Email classification
Download
1 / 15

Email Classification - PowerPoint PPT Presentation


  • 70 Views
  • Updated On :

Email Classification. Results for Folder Classification on Enron Dataset. Overall Goals. To help users manage large volumes of email. … by helping them to sort their email into folders. Immediate Goals. To establish an credible test corpus

loader
I am the owner, or an agent authorized to act on behalf of the owner, of the copyrighted work described.
capcha
Download Presentation

PowerPoint Slideshow about 'Email Classification' - abner


An Image/Link below is provided (as is) to download presentation

Download Policy: Content on the Website is provided to you AS IS for your information and personal use and may not be sold / licensed / shared on other websites without getting consent from its author.While downloading, if for some reason you are not able to download a presentation, the publisher may have deleted the file from their server.


- - - - - - - - - - - - - - - - - - - - - - - - - - E N D - - - - - - - - - - - - - - - - - - - - - - - - - -
Presentation Transcript
Email classification l.jpg

Email Classification

Results for

Folder Classification

on Enron Dataset


Overall goals l.jpg
Overall Goals

  • To help users manage

    large volumes of email.

  • …by helping them to sort

    their email into folders.


Immediate goals l.jpg
Immediate Goals

  • To establish an credible test corpus

  • To create baseline results for email classification

  • To analyze possible future techniques


The enron corpus l.jpg
The “Enron” Corpus

  • Previous email classification experiments have used “toy” collections.

  • Enron emails are collected from actual business users.

  • Made public through legal proceedings.


The enron corpus5 l.jpg
The Enron Corpus

  • 158 users

  • 200,399 emails

  • Average of 757 emails per user


Enron data analysis l.jpg
Enron Data Analysis

  • Most users do use folders to classify their email.

  • Some users with many emails still have few folders.

  • Users with more emails tend to have more email in each folder.


Representation l.jpg
Representation

  • From

  • To, CC

  • Subject

  • Body

  • Date/Time?

  • Thread?

  • Attachments?

  • etc…?


Approaches l.jpg
Approaches

  • Using a bag-of-words

classification

decision

email data

“bag of words”

SVM


Approaches9 l.jpg
Approaches

  • Using separate SVMs for each section

LLSF

classification

decision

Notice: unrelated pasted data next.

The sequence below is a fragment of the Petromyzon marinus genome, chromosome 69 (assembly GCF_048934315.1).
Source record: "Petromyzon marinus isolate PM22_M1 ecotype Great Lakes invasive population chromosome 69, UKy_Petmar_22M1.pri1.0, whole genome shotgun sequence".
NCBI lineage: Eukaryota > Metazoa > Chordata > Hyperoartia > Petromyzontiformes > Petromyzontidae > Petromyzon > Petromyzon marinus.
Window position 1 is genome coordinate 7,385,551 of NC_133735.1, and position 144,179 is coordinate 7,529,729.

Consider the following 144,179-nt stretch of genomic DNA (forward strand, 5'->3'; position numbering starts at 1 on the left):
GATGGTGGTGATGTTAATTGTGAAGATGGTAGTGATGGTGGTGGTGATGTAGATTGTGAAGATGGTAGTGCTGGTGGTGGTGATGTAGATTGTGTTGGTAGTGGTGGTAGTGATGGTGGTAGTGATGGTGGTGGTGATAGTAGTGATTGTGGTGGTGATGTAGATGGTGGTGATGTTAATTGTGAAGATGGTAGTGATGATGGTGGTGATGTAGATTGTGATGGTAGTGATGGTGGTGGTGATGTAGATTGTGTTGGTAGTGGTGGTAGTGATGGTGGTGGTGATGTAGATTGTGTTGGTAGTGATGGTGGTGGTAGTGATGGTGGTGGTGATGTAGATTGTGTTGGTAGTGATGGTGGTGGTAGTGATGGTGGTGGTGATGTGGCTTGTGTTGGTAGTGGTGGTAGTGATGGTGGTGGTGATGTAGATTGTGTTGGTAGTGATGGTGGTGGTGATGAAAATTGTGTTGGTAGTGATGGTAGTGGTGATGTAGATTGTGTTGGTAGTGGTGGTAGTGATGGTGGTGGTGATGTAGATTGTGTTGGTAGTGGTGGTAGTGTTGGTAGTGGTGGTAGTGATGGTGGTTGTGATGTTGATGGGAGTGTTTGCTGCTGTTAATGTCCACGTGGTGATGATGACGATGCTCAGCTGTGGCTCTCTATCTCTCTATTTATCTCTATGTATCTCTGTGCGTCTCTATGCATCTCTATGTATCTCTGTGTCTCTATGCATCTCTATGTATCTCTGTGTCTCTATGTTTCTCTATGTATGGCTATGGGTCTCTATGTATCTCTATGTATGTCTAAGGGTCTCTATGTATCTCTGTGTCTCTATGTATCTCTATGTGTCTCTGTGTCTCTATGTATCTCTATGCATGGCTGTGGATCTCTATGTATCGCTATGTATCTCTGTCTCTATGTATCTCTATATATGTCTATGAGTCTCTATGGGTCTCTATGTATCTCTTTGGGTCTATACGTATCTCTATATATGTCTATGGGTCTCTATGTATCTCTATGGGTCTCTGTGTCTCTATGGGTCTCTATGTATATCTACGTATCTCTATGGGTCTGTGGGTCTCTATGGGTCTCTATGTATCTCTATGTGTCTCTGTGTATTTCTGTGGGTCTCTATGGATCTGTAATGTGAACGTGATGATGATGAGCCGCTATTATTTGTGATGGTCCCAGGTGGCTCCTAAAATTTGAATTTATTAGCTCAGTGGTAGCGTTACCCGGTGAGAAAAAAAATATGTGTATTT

email data

SVMs


Approach l.jpg
Approach

  • Data was split in half, chronologically.

  • A “flat” approach was used. (not hierarchical)

  • An SVM was trained for each folder for each user for each field.

  • The SVM for each folder was trained using all of the emails for that user.

  • Combination weights were found with a regression for each folder.

  • Thresholding was performed for optimal F1 score, using the “scut” method.


Enron results analysis l.jpg
Enron” Results Analysis

  • Obviously some data fields are more useful than others.

  • Unsurprisingly, the “To, CC” data is the least useful.

  • Body is the most useful field, followed closely by sender.

  • Using all fields works better than using any particular field alone.

  • Linearly combining fields works better than bag-of-words approach.

  • Because it’s SVM, the linear weights are not directly interpretable.


Enron results analysis12 l.jpg
Enron Results Analysis

  • F1 classification score is unrelated to the number of emails a user has.


Enron results analysis13 l.jpg
Enron Results Analysis

  • F1 score is somewhat correlated with the number of folders a user has.

  • Emails are much harder to classify for users with many folders.


Enron thread analysis l.jpg
Enron Thread Analysis

  • 200,399 messages

  • 101,786 threads

  • 30,091 non-trivial threads

  • 61.63% messages are in non-trivial threads

  • Average of 4.1 messages/thread

  • Median of 2 messages/thread


Enron thread analysis15 l.jpg
Enron Thread Analysis

  • Largest threads are most potentially useful.

    But, the largest threads are the least common.

  • Threads are also redundant with other kinds of evidence.

    Since threads are detected by subject and sender, much of the thread information is redundant. Also, emails in the same thread tend to have similar bodies.

  • Largest thread in the Enron corpus is 1124 copies of the same message…all in the “Deleted Items” folder for a particular user!